Despite CPS failing her in this sense, Cohen persisted, “One day, the teacher, Dan Stewart, came in with a skeleton and said, ‘Can someone name the parts of the skeleton?’ I was so bored that I raised my hand and I walked up to the front and said, ‘Carpel, metacarpal, phalanges,’ and I just went all the way down the whole skeleton. He said, ‘What are you doing in here?’ and I said, ‘I can’t get out.’”

Indeed, it seemed that Cohen was trapped in the remedial science class. Mr. Stewart, her teacher, asked the principle to switch her into his AP Biology class, and they refused. But, Cohen still didn’t give up.

“What I wound up doing was hiding to eat my lunch, if I had lunch, and then seventh period, when I was supposed to have lunch, I didn’t go,” Cohen said. “I went to Mr. Stewart’s AP Biology class. It pretty much changed my life because it was fascinating.”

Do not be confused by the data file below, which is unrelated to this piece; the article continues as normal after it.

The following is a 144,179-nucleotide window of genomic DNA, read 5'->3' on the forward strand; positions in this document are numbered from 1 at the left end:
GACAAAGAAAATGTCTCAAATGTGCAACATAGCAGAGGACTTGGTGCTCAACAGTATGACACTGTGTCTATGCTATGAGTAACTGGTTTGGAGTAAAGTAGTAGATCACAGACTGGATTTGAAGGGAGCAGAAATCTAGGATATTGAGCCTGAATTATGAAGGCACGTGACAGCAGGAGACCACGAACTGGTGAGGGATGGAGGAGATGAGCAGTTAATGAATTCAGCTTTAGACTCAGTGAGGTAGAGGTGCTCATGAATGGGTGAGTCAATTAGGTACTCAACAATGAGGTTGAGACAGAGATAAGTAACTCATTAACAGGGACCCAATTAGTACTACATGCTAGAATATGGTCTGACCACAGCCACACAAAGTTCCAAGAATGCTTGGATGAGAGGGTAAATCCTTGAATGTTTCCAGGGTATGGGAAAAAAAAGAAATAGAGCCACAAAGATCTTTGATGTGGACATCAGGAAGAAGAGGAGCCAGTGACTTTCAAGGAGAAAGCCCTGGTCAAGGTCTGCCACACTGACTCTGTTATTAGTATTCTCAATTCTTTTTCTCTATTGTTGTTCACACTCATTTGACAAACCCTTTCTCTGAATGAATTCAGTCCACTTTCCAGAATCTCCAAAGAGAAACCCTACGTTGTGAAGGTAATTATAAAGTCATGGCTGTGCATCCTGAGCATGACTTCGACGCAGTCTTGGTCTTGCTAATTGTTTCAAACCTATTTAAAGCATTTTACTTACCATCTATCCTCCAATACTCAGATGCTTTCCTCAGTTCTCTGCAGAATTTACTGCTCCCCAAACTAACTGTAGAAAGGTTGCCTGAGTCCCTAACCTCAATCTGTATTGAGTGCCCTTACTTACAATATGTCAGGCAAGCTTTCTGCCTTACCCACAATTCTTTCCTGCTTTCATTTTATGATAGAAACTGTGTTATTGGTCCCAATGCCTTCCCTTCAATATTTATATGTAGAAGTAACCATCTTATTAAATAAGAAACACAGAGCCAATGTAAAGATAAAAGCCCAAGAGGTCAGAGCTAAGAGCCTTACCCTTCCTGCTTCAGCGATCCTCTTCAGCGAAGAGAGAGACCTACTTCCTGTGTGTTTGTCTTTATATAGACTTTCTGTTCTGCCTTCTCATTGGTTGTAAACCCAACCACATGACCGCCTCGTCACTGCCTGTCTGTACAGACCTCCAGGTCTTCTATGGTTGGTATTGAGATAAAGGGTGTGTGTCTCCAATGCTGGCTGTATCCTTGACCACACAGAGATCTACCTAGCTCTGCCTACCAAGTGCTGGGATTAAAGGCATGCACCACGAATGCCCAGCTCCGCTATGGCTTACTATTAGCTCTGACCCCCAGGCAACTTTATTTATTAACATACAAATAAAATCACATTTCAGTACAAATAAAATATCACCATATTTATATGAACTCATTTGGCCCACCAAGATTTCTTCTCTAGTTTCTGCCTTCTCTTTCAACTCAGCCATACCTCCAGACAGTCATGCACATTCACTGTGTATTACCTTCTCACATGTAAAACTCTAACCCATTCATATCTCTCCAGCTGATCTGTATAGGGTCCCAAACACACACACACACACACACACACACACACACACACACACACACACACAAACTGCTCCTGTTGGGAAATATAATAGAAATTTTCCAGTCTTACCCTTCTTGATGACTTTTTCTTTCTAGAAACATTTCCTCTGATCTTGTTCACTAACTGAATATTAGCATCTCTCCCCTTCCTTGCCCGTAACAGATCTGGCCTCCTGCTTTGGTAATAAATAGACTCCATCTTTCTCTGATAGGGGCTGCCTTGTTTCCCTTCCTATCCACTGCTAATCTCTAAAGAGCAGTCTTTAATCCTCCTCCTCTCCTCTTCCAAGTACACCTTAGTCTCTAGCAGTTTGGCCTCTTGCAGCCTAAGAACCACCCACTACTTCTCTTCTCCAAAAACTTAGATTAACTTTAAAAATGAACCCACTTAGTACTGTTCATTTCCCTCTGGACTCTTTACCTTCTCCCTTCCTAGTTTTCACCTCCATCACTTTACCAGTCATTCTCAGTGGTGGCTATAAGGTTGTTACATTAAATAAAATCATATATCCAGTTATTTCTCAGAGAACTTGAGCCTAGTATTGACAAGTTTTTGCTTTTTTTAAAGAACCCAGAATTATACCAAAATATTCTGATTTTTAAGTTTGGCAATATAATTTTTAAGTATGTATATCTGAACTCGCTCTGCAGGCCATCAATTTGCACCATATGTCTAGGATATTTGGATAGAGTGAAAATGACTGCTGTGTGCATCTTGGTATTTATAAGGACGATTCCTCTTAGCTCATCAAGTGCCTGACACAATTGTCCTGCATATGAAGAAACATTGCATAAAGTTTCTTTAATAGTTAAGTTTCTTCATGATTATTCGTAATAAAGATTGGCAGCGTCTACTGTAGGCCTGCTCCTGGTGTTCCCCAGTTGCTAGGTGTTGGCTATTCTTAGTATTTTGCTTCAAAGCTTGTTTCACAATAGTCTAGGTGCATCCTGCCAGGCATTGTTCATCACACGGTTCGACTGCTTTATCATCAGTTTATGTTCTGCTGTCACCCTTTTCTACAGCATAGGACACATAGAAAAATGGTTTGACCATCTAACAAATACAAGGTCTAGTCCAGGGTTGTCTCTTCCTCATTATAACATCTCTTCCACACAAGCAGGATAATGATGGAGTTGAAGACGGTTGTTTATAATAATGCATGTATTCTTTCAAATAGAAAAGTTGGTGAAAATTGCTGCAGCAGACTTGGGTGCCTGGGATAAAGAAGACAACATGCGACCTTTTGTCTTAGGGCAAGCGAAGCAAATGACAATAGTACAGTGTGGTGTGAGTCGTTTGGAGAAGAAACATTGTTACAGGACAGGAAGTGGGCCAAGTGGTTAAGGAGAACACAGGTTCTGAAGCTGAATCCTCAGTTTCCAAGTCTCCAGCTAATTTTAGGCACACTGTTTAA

After finishing high school having secretly taken AP Biology and not one math class, Cohen made it to Northland College in rural Wisconsin and got her BA in Sociology. She then moved to New York City to attend the New School for Social Research.

“I remember being there, smoking a cigarette on the steps, on fourteenth and fifth, reading Karl Marx’s ‘Brumaire of the 18th Republic’, like, ‘I have arrived!” Cohen said.

After studying at the New School for a while, Cohen’s family began having problems back in Chicago. Her parents lost their jobs, and her twin sister needed her help. Cohen’s senior year of high school, she and her twin went through kidney transplant surgery, with her sister giving Elise a kidney.